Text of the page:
The History Behind the Expression “Crocodile Tears” Doesn’t Involve Crying Reptiles

The expression “crocodile tears” has been used commonly throughout history and remains in use today. It serves as a great way of describing someone’s act of displaying superficial sympathy or faking an emotion. But did you ever wonder how this expression even came to be and got ingrained in many cultures?

The origins of “crocodile tears” can be traced back to ancient times. It came from a false belief that crocodiles shed tears while consuming their prey. Back then, it was used to describe people who wish death to others but will publicly feel sorry for them. The first mention of the expression is recorded in a collection of proverbs attributed to Greek philosopher Plutarch of Athens.

In the English language, the expression was popularized by the stories of a 14th-century traveler who represented himself under a fictional name, Sir John Mandeville. In his popular book The Travels of Sir John Mandeville, the author describes many fabricated and fantastical adventures during his proposed travel through Asia, including an encounter with a crocodile.

“These serpents slay men, and they eat them weeping; and when they eat they move the over jaw, and not the nether jaw, and they have no tongue,” it says in the book.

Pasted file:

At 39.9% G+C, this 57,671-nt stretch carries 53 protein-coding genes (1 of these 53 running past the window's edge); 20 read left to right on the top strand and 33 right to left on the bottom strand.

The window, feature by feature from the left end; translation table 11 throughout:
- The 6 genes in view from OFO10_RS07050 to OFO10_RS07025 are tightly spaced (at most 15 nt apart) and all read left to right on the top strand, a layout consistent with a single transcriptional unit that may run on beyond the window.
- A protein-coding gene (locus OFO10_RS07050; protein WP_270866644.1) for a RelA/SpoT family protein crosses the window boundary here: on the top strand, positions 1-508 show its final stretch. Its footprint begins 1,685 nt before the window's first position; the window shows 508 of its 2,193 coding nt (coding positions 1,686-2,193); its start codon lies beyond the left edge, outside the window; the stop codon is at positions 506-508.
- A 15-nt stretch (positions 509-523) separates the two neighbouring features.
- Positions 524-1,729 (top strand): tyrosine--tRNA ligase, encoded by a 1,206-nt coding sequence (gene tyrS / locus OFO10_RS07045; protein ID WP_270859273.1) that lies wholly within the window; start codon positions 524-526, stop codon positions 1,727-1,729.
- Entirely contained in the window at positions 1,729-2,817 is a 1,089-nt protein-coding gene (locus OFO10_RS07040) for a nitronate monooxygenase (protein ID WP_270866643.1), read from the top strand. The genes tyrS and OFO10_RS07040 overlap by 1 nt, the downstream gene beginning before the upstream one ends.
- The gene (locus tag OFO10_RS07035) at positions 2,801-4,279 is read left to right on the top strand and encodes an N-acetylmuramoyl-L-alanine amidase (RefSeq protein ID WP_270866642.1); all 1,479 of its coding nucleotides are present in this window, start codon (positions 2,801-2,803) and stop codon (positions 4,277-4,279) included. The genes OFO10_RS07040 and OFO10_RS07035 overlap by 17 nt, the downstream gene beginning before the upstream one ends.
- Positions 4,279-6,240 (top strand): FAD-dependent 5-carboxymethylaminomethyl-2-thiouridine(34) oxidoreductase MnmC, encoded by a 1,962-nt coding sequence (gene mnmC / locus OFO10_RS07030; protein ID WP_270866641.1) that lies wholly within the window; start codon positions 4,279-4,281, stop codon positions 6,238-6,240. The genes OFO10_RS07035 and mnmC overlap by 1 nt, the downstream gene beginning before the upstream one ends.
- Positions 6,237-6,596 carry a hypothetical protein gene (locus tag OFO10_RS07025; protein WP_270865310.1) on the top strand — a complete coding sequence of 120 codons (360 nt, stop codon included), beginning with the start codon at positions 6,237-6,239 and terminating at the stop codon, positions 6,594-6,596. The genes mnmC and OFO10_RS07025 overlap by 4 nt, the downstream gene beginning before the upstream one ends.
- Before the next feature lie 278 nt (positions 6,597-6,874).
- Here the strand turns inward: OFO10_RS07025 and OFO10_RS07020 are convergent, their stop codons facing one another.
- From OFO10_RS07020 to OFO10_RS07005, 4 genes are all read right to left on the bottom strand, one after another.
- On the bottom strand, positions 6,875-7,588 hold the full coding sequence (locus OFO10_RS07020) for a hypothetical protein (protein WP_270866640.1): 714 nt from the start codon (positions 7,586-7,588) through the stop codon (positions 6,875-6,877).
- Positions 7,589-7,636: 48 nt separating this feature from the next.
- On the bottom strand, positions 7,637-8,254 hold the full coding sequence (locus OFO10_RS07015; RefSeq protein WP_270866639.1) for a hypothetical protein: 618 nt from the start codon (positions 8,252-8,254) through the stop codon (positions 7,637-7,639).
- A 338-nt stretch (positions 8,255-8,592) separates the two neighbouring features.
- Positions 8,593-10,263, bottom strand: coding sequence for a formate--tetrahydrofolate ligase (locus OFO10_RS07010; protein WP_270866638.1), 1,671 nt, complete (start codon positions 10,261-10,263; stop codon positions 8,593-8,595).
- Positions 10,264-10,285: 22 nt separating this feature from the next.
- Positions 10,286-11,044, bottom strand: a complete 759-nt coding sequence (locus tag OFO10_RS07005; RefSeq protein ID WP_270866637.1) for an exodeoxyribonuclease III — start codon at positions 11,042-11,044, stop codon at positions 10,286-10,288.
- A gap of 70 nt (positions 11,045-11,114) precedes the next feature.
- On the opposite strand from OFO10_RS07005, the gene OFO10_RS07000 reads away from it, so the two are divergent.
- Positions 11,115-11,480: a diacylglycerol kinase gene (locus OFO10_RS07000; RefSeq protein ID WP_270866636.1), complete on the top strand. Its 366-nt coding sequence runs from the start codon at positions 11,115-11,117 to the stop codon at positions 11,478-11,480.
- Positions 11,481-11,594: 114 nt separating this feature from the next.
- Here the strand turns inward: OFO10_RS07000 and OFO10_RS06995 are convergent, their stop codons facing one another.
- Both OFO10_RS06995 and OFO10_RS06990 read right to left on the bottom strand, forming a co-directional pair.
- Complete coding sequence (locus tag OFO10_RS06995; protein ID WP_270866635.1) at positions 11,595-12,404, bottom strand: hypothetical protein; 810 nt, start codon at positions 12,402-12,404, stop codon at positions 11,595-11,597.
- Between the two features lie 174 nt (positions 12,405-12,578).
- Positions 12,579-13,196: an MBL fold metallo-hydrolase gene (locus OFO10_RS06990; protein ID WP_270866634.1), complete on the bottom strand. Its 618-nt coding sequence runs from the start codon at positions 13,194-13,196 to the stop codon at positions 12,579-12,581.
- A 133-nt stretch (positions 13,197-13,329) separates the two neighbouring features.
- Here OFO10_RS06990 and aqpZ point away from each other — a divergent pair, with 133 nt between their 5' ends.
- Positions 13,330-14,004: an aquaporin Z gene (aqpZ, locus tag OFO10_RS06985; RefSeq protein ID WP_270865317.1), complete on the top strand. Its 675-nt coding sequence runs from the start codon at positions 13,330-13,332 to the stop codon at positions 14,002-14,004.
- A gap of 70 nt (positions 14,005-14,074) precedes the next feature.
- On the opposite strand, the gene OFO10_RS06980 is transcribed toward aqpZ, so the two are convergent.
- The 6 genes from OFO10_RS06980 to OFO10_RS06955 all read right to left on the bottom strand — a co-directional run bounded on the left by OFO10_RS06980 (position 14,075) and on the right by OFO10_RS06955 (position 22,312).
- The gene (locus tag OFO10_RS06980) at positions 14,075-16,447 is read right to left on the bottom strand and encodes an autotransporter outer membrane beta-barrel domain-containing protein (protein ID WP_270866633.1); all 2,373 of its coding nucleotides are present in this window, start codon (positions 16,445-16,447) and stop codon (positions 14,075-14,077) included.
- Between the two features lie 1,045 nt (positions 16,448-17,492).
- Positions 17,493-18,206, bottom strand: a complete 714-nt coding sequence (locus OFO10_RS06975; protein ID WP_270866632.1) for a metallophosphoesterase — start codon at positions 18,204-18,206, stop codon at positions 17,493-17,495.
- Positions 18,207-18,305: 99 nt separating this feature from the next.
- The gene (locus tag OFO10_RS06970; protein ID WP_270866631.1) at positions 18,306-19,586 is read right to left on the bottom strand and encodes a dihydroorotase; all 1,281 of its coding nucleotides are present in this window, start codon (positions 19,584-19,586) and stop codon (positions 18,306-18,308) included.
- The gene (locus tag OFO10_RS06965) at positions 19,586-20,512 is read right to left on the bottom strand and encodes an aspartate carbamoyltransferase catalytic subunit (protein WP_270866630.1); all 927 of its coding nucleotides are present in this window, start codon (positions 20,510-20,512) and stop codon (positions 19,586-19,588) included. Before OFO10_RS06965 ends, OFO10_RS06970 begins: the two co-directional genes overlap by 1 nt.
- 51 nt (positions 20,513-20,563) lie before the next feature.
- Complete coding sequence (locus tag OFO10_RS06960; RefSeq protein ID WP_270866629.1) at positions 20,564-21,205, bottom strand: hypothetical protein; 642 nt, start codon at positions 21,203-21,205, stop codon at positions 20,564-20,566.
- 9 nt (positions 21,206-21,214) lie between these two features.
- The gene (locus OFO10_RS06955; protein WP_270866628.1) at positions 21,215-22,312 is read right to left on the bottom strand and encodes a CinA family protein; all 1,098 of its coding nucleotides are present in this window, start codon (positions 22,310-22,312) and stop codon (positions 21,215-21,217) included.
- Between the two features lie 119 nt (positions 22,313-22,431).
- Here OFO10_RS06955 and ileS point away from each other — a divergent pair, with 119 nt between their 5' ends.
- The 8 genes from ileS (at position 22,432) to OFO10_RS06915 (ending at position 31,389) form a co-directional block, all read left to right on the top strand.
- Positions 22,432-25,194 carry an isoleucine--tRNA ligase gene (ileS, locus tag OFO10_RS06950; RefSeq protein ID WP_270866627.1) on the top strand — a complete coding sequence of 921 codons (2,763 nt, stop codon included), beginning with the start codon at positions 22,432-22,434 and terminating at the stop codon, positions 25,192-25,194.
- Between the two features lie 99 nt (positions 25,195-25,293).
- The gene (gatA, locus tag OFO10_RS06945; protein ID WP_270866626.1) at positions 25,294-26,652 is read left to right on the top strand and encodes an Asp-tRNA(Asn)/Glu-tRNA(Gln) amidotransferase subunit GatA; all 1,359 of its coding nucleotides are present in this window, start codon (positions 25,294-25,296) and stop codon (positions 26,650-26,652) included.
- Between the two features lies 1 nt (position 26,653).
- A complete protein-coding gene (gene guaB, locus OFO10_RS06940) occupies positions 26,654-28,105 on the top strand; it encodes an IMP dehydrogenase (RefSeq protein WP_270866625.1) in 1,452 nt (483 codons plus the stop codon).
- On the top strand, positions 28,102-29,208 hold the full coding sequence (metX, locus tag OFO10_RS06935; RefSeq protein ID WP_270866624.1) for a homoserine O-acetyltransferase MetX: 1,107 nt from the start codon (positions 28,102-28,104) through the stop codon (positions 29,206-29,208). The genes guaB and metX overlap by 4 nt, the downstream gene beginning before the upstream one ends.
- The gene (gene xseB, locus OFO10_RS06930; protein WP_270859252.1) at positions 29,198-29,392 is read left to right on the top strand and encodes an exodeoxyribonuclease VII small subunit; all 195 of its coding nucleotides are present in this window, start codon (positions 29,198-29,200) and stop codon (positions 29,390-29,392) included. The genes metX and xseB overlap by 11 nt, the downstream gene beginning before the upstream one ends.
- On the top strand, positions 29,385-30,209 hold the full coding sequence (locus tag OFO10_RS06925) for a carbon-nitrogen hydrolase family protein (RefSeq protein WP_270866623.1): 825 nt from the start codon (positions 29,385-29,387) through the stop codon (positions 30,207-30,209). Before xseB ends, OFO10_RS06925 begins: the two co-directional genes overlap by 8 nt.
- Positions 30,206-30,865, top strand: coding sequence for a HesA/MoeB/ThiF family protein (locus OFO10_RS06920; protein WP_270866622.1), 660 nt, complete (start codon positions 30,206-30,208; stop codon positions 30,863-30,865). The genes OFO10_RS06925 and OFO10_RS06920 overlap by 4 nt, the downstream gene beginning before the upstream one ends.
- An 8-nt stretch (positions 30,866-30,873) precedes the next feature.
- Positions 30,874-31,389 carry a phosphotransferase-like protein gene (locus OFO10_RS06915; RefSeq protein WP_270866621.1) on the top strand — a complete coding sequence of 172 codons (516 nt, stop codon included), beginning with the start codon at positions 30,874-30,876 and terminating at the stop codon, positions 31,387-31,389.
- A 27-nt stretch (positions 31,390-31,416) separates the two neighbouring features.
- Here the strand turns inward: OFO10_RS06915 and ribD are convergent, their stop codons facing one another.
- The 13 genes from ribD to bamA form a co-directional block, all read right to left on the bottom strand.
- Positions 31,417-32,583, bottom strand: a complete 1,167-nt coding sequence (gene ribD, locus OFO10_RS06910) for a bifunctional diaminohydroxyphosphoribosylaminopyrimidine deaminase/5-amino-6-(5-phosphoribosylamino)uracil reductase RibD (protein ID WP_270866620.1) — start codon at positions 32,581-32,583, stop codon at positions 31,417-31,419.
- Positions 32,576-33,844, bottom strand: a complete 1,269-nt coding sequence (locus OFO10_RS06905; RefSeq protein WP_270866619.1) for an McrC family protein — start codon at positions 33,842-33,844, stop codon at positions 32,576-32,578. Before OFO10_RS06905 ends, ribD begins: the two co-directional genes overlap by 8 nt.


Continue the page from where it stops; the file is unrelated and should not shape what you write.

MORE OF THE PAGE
William Shakespeare later used the expression in many of his works, including Othello, Henry VI, Part 2, and Antony and Cleopatra, which led to its further popularization.

While crocodiles do “cry,” this act isn’t tied to emotions in any way. Their eyes produce a liquid that keeps their eyes clean and lubricates them.

4 Facts About the History of Pictionary You Probably Didn’t Know

Pictionary is a simple and fun board game in which teams of players take turns in order to guess a word based on sketches...

Archeologists Discover Ancient Indoor Pool in Ruins of a Roman Villa in Albania

A team of archeologists recently made a significant discovery while working on a site in the coastal city of Durres, Albania. They found ruins...

5 Quick Facts About Christ the Redeemer

Built in 1931 as a way to celebrate Brazilian faith and tradition, the Christ the Redeemer statue in Rio de Janeiro, Brazil, now stands...